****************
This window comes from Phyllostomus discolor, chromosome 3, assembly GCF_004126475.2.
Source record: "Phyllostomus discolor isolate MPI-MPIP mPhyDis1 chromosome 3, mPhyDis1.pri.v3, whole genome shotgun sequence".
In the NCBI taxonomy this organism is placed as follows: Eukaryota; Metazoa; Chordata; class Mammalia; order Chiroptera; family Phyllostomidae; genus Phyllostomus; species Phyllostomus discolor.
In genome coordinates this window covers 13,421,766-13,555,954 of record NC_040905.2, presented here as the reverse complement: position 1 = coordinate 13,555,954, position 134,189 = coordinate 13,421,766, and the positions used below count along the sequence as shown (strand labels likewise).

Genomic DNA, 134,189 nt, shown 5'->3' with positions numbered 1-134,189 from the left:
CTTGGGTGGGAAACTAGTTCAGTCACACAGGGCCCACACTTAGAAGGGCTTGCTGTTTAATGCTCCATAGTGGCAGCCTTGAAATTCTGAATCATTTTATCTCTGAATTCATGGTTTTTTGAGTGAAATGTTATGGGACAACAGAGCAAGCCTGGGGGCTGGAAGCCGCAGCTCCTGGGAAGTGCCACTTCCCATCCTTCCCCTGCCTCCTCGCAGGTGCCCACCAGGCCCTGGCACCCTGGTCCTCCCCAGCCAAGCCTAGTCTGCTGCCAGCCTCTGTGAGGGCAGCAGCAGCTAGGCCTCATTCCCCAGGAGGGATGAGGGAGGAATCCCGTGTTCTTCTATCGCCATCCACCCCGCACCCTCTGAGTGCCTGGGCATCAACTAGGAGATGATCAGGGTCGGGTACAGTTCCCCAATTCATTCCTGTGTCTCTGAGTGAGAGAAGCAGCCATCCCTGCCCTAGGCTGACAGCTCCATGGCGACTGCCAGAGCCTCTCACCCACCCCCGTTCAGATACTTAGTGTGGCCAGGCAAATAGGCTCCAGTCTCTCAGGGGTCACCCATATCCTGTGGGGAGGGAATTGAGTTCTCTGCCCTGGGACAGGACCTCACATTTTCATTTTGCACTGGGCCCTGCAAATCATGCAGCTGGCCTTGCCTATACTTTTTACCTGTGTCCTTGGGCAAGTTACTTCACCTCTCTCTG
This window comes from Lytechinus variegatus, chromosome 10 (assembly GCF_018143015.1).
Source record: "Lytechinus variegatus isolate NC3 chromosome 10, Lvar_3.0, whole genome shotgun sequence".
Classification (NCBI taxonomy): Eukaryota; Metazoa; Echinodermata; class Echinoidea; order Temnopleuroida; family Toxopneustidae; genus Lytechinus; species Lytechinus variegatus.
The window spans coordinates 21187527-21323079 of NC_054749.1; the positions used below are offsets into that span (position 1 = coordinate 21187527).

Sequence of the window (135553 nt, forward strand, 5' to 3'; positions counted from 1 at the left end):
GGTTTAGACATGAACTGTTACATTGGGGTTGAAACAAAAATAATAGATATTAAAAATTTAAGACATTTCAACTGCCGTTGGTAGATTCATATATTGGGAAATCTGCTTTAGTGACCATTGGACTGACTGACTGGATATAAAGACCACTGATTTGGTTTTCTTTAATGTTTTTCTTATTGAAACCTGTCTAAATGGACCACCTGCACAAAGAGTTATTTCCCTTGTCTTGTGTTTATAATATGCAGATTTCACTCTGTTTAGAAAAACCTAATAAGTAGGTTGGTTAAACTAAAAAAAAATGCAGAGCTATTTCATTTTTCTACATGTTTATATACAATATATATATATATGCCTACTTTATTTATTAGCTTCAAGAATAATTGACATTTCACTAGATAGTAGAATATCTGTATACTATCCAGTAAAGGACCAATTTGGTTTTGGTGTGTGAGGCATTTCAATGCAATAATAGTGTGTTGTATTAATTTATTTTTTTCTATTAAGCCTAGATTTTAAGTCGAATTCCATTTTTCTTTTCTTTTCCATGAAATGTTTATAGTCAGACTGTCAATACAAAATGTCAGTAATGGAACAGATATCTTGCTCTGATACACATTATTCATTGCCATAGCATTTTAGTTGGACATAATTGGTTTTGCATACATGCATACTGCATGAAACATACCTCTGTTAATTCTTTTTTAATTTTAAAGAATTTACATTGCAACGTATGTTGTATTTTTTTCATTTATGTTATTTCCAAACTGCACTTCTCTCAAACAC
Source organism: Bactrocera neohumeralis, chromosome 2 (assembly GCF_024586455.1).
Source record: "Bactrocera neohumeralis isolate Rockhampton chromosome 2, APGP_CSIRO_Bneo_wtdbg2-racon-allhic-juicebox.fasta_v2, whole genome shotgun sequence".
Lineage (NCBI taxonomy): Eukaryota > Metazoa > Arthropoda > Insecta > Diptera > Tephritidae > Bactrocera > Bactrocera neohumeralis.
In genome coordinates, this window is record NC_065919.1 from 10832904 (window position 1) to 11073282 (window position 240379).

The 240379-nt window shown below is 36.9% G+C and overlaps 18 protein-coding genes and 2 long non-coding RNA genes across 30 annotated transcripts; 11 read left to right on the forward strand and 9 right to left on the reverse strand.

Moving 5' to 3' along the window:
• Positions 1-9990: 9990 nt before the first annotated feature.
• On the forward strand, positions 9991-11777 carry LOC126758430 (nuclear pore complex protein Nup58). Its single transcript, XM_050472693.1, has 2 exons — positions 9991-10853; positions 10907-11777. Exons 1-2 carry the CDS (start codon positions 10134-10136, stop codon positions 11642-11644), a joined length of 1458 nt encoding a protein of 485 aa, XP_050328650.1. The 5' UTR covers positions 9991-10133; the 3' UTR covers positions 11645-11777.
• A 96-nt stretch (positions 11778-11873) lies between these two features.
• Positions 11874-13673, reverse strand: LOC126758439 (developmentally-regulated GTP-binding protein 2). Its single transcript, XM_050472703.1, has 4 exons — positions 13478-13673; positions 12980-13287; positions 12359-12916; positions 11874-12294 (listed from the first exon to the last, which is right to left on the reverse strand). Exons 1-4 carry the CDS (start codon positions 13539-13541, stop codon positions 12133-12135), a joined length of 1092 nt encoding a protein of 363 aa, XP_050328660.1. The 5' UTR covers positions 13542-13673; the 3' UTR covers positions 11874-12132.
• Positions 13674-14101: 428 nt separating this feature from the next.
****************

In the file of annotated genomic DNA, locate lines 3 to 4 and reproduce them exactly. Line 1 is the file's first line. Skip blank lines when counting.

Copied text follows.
In the NCBI taxonomy this organism is placed as follows: Eukaryota; Metazoa; Chordata; class Mammalia; order Chiroptera; family Phyllostomidae; genus Phyllostomus; species Phyllostomus discolor.
In genome coordinates this window covers 13,421,766-13,555,954 of record NC_040905.2, presented here as the reverse complement: position 1 = coordinate 13,555,954, position 134,189 = coordinate 13,421,766, and the positions used below count along the sequence as shown (strand labels likewise).